This report looks at the out-of-pocket costs for patients in 2016–17, for health services that were delivered outside hospitals and subsidised by Australia’s universal public health insurance scheme, Medicare. It shines a spotlight on how much patients pay out-of-pocket for specialist, general practitioner (GP), diagnostic imaging and obstetric services (otherwise known as the ‘gap’). It also looks at where patients have reported delaying or not using health services because of cost.
Results are presented for the 31 Primary Health Network (PHN) areas and where possible for more than 300 smaller local areas (SA3s). Detailed results are also available in the Excel download and an interactive web tool which allows you to see variation across similar local areas by remoteness and socioeconomic status.
- Half of all patients—10.9 million people—incurred out-of-pocket costs for non-hospital Medicare services
- For these patients with costs, the median amount spent in the year was $142 per patient. This means that half of patients with costs spent more than $142, and half spent less. The median out-of-pocket cost per patient varied across Primary Health Network (PHN) areas, from $104 to $206 per patient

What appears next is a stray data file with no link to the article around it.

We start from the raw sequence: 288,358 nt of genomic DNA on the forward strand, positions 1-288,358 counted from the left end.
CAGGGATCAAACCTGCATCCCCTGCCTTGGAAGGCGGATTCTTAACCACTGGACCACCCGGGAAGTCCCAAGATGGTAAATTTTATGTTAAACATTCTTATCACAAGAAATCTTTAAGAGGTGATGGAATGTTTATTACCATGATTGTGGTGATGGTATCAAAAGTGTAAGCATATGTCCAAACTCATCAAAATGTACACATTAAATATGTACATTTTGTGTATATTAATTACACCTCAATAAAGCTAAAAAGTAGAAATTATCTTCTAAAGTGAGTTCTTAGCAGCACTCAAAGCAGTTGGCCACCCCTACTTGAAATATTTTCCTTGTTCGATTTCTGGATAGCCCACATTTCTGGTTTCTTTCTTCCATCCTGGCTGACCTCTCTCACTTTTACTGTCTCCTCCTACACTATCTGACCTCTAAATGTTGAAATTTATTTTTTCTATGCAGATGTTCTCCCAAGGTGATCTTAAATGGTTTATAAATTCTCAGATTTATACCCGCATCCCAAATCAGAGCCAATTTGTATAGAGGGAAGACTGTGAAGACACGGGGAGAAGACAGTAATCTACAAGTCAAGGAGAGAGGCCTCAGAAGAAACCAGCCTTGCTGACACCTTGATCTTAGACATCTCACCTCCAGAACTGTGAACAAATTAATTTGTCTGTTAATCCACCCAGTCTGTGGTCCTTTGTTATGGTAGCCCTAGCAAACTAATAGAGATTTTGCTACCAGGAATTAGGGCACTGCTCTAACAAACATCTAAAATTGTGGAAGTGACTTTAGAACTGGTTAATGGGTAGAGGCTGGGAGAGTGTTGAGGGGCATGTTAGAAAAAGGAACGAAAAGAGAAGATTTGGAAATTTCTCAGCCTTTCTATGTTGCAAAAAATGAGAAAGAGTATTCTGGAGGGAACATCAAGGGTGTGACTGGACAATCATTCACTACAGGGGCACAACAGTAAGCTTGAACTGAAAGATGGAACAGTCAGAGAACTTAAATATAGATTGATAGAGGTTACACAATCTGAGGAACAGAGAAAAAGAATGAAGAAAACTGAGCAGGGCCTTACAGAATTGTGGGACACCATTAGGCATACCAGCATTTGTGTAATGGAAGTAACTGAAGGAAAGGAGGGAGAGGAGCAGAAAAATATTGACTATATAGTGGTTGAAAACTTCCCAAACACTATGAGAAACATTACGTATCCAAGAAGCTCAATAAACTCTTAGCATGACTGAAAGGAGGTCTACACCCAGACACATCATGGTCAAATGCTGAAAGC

- The 10% of patients with the highest costs spent at least $601 or more in the year. Across PHN areas, this ranged from $432 to $876 per patient
- Patients were more likely to pay for specialist and obstetric services. These services also attracted the highest out-of-pocket costs per service
- The percentage of patients with out-of-pocket costs for diagnostic imaging services was 5 times as high in Australian Capital Territory PHN area (44%) than South Western Sydney PHN area (8%). This ranged from 3% to 65% of patients across smaller local areas (SA3s)
- 8% of people aged 15 years and over, or an estimated 1.3 million people, said the cost of services was the reason that they delayed or did not seek specialist, GP, imaging or pathology services when they needed them. This percentage ranged from 5% to 13% across PHN areas 1.
1 Since publication in August 2018, data for this measure have been revised.